In full flight, the 21-year-old is a frightening prospect. His ferocious right hand routinely catches attention, and growing up the Belfast boxer developed a far-reaching reputation for his punching power. So much so that he was regularly compared to two young boxers; a young Mike Tyson, and a young Darren Sutherland.

Darren Sutherland was an Irish Olympian boxer turned professional who sadly passed away by suicide in 2009. Agyarko remembers heading to the National Stadium to watch his fights and diving into one of his routine YouTube binges with Sutherland's fight footage.

After a hellish year, Caoimhin promised himself a bad chapter wasn't the end of the story, and he would not shy away from his issues. He speaks with an eloquence and honesty that is remarkable for a man of his age. He just needed a break to get going once again.

The boxing dream never died and it would take a little luck to stoke those fires. It came thanks to an evening spent playing PlayStation.

"I play Fortnite online with a few pals and I joined this party once. Lerrone (Richards, WBO European Super Middleweight Champion) was playing as well from London. I introduced myself, as you do. We connected online."

"Then one day, we were on together and I was just talking about boxing and my intentions. He had been pro for a while now so he gave me some advice on the pro game and what he thinks I should do."

"He invited me over to London, he said 'anytime you want to come over you can train with us' and from there he put me in touch with his coach, Al. So then I met Al in Belfast because one of his fighters was fighting. We sat down and we sorted out a plan to come over and train. I came for two weeks and decided to train from here. It's mad like... my career started from meeting someone on the PlayStation. It is crazy!"

Caoimhin Agyarko

2018 kicked off in emphatic circumstances as 'Black Thunder' bid farewell to the amateur game with an Irish Senior Elite light-heavyweight championship and a World Series of Boxing victory in Paris. Signing with Frank Warren opens up the possibility of making it on to Carl Frampton undercards. Just the fact he is fighting on the same weekend as Katie Taylor, James Tennyson, Sean Mc Comb, Niall Kennedy and Michael Conlan is cause for excitement.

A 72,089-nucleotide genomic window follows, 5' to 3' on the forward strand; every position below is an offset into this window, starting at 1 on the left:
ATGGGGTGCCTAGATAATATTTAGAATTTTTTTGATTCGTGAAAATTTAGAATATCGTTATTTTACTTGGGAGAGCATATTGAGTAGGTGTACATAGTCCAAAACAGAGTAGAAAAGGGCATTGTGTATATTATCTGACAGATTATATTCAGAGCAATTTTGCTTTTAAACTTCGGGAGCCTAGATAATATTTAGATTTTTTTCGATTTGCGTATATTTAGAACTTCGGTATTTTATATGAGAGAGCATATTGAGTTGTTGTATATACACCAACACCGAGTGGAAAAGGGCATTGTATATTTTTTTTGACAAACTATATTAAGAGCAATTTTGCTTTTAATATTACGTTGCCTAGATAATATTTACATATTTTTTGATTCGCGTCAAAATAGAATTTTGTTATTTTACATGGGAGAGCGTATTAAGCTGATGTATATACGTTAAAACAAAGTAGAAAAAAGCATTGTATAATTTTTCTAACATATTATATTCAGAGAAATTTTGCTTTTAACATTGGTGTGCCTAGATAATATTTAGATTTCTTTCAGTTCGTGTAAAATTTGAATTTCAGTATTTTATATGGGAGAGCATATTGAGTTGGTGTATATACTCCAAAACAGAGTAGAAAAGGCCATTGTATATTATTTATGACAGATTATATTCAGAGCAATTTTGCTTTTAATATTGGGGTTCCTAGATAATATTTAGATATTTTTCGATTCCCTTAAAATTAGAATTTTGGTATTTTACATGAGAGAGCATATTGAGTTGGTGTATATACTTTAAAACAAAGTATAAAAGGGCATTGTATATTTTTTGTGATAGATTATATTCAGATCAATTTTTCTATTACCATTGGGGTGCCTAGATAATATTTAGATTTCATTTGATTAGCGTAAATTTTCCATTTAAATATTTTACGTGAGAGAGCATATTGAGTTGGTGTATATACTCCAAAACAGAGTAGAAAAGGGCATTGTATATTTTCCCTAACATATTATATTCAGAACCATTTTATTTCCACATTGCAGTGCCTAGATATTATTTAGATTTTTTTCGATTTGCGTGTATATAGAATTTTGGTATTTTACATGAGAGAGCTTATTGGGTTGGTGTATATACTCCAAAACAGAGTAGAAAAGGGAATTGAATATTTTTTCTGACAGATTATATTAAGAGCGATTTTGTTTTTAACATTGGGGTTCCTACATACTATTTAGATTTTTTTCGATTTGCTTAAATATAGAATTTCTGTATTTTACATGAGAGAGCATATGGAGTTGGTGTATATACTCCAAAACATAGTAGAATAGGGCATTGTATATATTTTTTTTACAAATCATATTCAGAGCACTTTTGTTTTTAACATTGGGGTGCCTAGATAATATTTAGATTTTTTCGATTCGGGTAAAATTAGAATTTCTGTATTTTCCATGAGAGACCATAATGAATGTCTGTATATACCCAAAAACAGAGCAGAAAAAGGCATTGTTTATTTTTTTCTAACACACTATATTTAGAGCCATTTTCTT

Caoimhin Agyarko is back doing what he loves and grateful for the opportunity.

My life revolves around boxing, I get up, go training, rest and go train again. This what I love doing. Some people have that when they go to work. I'm sure you love your job. Now there is no point in me doing something if I don’t enjoy it. You are not here for a long time like. I am doing something I love now. It’s not a job, it’s a hobby.

Beyond that, life is good. After Saturday's fight, he will return to his home city of Belfast and spend some time with family and his girlfriend. He can move on from the demons that haunted him last year but will carry the experience with him, safe in the knowledge that he has the mechanisms to cope.

"Things are starting to look up for me. Look, every day is still a struggle. It is mentally hard to move on and get over it. Every day I get 1% better. Today I feel good but other days I will get down. It is about getting through it, knowing it is not going to last forever and I am better than I was last year. I do still struggle some days, but this has been a much better year than what went on last year."

On Saturday, he'll lace up the gloves for the love of it. Boxing was his crutch when he needed it and now is his moment to give back. World titles are not the priority- "if they come, they come"- this is about something much bigger than that.

Boxing has done so much for me. When I got stabbed last year, boxing was the thing that got me back mentally strong. I have travelled the world because of boxing. Without boxing, I don’t know what I would do man. I mean, in school, I didn’t have much that I wanted to do. Without boxing, I don’t know where I would be.




Join The Monday Club Have a tip or something brilliant you wanted to share on? We're looking for loyal Balls readers free-to-join members club where top tipsters can win prizes and Balls merchandise

Processing your request...

You are now subscribed!

Share this article

Copyright © 2024. All rights reserved. Developed by Square1 and powered by PublisherPlus.com